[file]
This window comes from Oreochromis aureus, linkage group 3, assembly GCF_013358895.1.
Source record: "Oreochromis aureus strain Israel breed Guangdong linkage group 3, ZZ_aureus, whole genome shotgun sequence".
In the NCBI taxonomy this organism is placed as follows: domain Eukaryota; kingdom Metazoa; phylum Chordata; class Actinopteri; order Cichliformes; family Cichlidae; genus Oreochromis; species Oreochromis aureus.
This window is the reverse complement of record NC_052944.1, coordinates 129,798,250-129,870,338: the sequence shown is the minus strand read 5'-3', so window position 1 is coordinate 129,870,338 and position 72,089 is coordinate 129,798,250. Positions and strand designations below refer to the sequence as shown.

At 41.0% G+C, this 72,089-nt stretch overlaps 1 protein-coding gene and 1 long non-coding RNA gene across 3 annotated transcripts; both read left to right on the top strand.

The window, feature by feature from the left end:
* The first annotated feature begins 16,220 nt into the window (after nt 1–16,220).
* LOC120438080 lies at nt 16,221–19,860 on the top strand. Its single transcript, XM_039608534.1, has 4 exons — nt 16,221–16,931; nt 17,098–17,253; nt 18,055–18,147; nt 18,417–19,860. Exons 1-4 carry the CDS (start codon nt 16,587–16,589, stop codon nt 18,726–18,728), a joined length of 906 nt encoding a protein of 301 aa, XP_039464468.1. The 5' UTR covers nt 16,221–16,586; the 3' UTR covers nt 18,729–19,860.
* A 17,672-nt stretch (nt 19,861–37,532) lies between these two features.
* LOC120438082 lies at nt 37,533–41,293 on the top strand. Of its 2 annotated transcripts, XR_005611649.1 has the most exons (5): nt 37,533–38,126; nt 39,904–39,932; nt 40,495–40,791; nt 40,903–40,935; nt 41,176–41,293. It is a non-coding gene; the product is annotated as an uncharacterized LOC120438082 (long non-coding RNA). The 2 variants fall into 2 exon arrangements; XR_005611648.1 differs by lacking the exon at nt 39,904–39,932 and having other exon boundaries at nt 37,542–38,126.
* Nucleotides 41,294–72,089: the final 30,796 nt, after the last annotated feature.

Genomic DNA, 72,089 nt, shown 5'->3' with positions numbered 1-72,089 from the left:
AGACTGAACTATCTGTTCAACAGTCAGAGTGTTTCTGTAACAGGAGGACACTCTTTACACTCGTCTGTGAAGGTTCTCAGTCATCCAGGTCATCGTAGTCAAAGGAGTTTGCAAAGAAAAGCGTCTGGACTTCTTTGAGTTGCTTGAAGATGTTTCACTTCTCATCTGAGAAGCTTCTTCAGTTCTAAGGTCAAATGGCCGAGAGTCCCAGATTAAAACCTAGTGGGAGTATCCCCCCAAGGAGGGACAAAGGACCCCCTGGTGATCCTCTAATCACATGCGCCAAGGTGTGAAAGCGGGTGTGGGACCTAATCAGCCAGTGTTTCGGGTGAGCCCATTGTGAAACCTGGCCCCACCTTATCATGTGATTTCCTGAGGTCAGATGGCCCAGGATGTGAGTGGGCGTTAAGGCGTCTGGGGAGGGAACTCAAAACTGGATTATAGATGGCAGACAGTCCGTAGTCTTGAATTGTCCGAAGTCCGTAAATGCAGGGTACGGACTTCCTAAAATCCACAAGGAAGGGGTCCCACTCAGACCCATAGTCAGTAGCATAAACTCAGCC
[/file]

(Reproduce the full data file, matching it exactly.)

This window comes from Oreochromis aureus, linkage group 3, assembly GCF_013358895.1.
Source record: "Oreochromis aureus strain Israel breed Guangdong linkage group 3, ZZ_aureus, whole genome shotgun sequence".
In the NCBI taxonomy this organism is placed as follows: domain Eukaryota; kingdom Metazoa; phylum Chordata; class Actinopteri; order Cichliformes; family Cichlidae; genus Oreochromis; species Oreochromis aureus.
This window is the reverse complement of record NC_052944.1, coordinates 129,798,250-129,870,338: the sequence shown is the minus strand read 5'-3', so window position 1 is coordinate 129,870,338 and position 72,089 is coordinate 129,798,250. Positions and strand designations below refer to the sequence as shown.

At 41.0% G+C, this 72,089-nt stretch overlaps 1 protein-coding gene and 1 long non-coding RNA gene across 3 annotated transcripts; both read left to right on the top strand.

The window, feature by feature from the left end:
* The first annotated feature begins 16,220 nt into the window (after nt 1–16,220).
* LOC120438080 lies at nt 16,221–19,860 on the top strand. Its single transcript, XM_039608534.1, has 4 exons — nt 16,221–16,931; nt 17,098–17,253; nt 18,055–18,147; nt 18,417–19,860. Exons 1-4 carry the CDS (start codon nt 16,587–16,589, stop codon nt 18,726–18,728), a joined length of 906 nt encoding a protein of 301 aa, XP_039464468.1. The 5' UTR covers nt 16,221–16,586; the 3' UTR covers nt 18,729–19,860.
* A 17,672-nt stretch (nt 19,861–37,532) lies between these two features.
* LOC120438082 lies at nt 37,533–41,293 on the top strand. Of its 2 annotated transcripts, XR_005611649.1 has the most exons (5): nt 37,533–38,126; nt 39,904–39,932; nt 40,495–40,791; nt 40,903–40,935; nt 41,176–41,293. It is a non-coding gene; the product is annotated as an uncharacterized LOC120438082 (long non-coding RNA). The 2 variants fall into 2 exon arrangements; XR_005611648.1 differs by lacking the exon at nt 39,904–39,932 and having other exon boundaries at nt 37,542–38,126.
* Nucleotides 41,294–72,089: the final 30,796 nt, after the last annotated feature.

Genomic DNA, 72,089 nt, shown 5'->3' with positions numbered 1-72,089 from the left:
AGACTGAACTATCTGTTCAACAGTCAGAGTGTTTCTGTAACAGGAGGACACTCTTTACACTCGTCTGTGAAGGTTCTCAGTCATCCAGGTCATCGTAGTCAAAGGAGTTTGCAAAGAAAAGCGTCTGGACTTCTTTGAGTTGCTTGAAGATGTTTCACTTCTCATCTGAGAAGCTTCTTCAGTTCTAAGGTCAAATGGCCGAGAGTCCCAGATTAAAACCTAGTGGGAGTATCCCCCCAAGGAGGGACAAAGGACCCCCTGGTGATCCTCTAATCACATGCGCCAAGGTGTGAAAGCGGGTGTGGGACCTAATCAGCCAGTGTTTCGGGTGAGCCCATTGTGAAACCTGGCCCCACCTTATCATGTGATTTCCTGAGGTCAGATGGCCCAGGATGTGAGTGGGCGTTAAGGCGTCTGGGGAGGGAACTCAAAACTGGATTATAGATGGCAGACAGTCCGTAGTCTTGAATTGTCCGAAGTCCGTAAATGCAGGGTACGGACTTCCTAAAATCCACAAGGAAGGGGTCCCACTCAGACCCATAGTCAGTAGCATAAACTCAGCC